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Posted by James Staten on November 22, 2011
We know that enterprise infrastructure & operations (I&O) professionals are under tremendous executive pressure to get to yes on cloud computing and that this can be an uncomfortable proposition. Understanding the security, maturity and return on investment from cloud services can be challenging, and in many cases you might argue that you provide the same capabilities from your own data center. But there's no denying that enterprises are increasing their consumption of these services and that their value proposition is unique and compelling - if not to I&O directly.
Since cloud became a household word, vendors and enterprises alike have jumped to declare victory on cloud with services and infrastructure implementations that really don't deliver cloud value but have the same foundation - something we call "cloudwashing." This is a dangerous gambit as you claim legitimacy but don't activate the same economics, deliver the autonomy that cloud services offer to your internal users and aren't standardized or automated enough to deliver transformative agility. In other words you claim cloud but are achieving only incrementally better value.
Well we've said many times before that cloud computing services are not a threat to I&O but another tool in your arsenal for delivering technology advantage to your company. But like any tool, it's worthless without proper training and experience. And too many enterprise I&O professionals are quick to dismiss true cloud services. It's time to change that attitude because, as our latest TechRadar shows, the clouds are maturing at a rapid rate.
In the last two years since our first Tech Radar of Cloud Computing, we have seen significant improvement in the stability, transparency and feature sets of the leading cloud services solutions. And this has driven most of the cloud services segments out of the initial creation stage. Forrester TechRadars plot technology categories along three variables:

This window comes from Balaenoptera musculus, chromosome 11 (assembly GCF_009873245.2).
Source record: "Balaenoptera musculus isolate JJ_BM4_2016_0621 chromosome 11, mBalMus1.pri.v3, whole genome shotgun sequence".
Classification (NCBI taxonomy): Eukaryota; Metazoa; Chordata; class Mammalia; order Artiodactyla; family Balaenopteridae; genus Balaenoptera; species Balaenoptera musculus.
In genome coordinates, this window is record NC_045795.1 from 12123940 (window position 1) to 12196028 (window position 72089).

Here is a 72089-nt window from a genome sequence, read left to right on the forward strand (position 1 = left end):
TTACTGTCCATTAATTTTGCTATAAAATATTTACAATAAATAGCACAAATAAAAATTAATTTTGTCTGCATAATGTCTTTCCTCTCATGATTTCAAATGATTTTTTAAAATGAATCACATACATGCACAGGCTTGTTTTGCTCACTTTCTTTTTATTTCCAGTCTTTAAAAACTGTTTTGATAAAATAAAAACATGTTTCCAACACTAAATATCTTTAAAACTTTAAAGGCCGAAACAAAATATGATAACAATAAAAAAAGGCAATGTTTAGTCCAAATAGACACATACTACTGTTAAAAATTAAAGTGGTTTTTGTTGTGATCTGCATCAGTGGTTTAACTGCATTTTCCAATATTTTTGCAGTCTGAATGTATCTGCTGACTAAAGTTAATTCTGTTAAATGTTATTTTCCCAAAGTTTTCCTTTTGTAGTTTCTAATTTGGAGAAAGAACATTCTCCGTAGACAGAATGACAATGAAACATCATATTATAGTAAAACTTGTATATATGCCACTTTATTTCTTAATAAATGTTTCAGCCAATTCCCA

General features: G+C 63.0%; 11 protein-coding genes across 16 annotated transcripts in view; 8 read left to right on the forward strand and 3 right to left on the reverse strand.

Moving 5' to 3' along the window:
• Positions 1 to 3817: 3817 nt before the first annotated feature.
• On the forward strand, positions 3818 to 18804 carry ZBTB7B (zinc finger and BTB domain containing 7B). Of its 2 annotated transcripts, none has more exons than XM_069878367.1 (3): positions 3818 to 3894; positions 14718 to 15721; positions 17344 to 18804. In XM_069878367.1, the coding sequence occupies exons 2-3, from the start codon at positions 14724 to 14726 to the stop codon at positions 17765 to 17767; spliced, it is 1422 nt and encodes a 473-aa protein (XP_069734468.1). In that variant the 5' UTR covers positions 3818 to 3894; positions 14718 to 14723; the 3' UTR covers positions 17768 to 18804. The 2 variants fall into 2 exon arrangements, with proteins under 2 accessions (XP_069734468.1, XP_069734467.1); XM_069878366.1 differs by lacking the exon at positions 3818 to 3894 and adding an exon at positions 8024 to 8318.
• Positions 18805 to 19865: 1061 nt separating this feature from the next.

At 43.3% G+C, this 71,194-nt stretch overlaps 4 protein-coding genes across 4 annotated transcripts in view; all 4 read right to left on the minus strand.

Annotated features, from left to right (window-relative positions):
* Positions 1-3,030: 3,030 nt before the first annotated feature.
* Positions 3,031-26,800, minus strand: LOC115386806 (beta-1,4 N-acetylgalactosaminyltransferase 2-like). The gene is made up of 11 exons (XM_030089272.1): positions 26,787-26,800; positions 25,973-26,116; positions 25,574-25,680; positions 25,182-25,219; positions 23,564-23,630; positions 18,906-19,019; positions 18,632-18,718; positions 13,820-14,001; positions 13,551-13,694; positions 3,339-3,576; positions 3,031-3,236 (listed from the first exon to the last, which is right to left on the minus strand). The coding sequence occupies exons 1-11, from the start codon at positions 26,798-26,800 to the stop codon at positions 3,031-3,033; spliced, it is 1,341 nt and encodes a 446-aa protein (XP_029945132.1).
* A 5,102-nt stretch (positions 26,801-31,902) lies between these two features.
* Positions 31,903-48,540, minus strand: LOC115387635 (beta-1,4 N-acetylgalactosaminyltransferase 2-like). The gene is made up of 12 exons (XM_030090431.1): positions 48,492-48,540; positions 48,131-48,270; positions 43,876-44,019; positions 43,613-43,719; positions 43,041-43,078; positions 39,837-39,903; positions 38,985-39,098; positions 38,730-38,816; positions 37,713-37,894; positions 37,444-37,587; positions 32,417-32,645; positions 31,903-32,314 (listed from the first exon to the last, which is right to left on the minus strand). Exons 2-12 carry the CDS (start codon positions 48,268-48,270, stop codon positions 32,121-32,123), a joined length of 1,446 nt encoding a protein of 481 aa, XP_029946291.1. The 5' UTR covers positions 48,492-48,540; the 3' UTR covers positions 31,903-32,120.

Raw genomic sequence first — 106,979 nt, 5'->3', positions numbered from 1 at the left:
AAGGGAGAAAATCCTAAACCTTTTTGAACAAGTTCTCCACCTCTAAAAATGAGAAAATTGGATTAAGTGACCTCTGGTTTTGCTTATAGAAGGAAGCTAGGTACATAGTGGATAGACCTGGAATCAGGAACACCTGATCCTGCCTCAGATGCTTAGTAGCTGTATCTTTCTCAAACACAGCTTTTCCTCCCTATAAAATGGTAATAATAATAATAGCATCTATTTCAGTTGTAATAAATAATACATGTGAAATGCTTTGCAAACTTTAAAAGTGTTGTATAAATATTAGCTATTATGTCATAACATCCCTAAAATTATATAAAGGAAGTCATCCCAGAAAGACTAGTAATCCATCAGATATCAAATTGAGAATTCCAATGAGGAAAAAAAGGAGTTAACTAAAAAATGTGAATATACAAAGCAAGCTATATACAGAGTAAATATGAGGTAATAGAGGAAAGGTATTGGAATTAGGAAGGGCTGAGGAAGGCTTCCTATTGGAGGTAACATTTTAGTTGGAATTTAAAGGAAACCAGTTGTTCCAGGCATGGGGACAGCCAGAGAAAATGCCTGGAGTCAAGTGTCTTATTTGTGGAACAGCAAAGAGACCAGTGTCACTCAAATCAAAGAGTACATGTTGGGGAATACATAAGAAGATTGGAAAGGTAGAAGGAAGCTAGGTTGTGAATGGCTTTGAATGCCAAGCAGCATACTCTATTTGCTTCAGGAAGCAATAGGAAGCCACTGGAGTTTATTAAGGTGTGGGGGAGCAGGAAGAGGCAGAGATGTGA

In 2009, a majority of cloud computing services sat in the Creation phase, making them risky bets for I&O investments. Today, only two cloud services categories remain there. All the rest have proven their staying power. Not all have wide applicability, but nearly all, when used correctly, can deliver outsized gains and financial advantage.
The key is in knowing how to use them correctly. And you can't learn this by dismissing them as immature and instead cloudwashing business as usual and hoping you can evolve the status quo to deliver commensurate value. You don't have the time and your company won't wait.
Our analysis proves that it is time to start embracing these technologies, and your first steps should be to:
Where should you start? Use our TechRadar to learn what cloud services are truly ready for your company's consumption and engage the vendors who truly meet the cloud computing definition and deliver transformative economics. Do it today.
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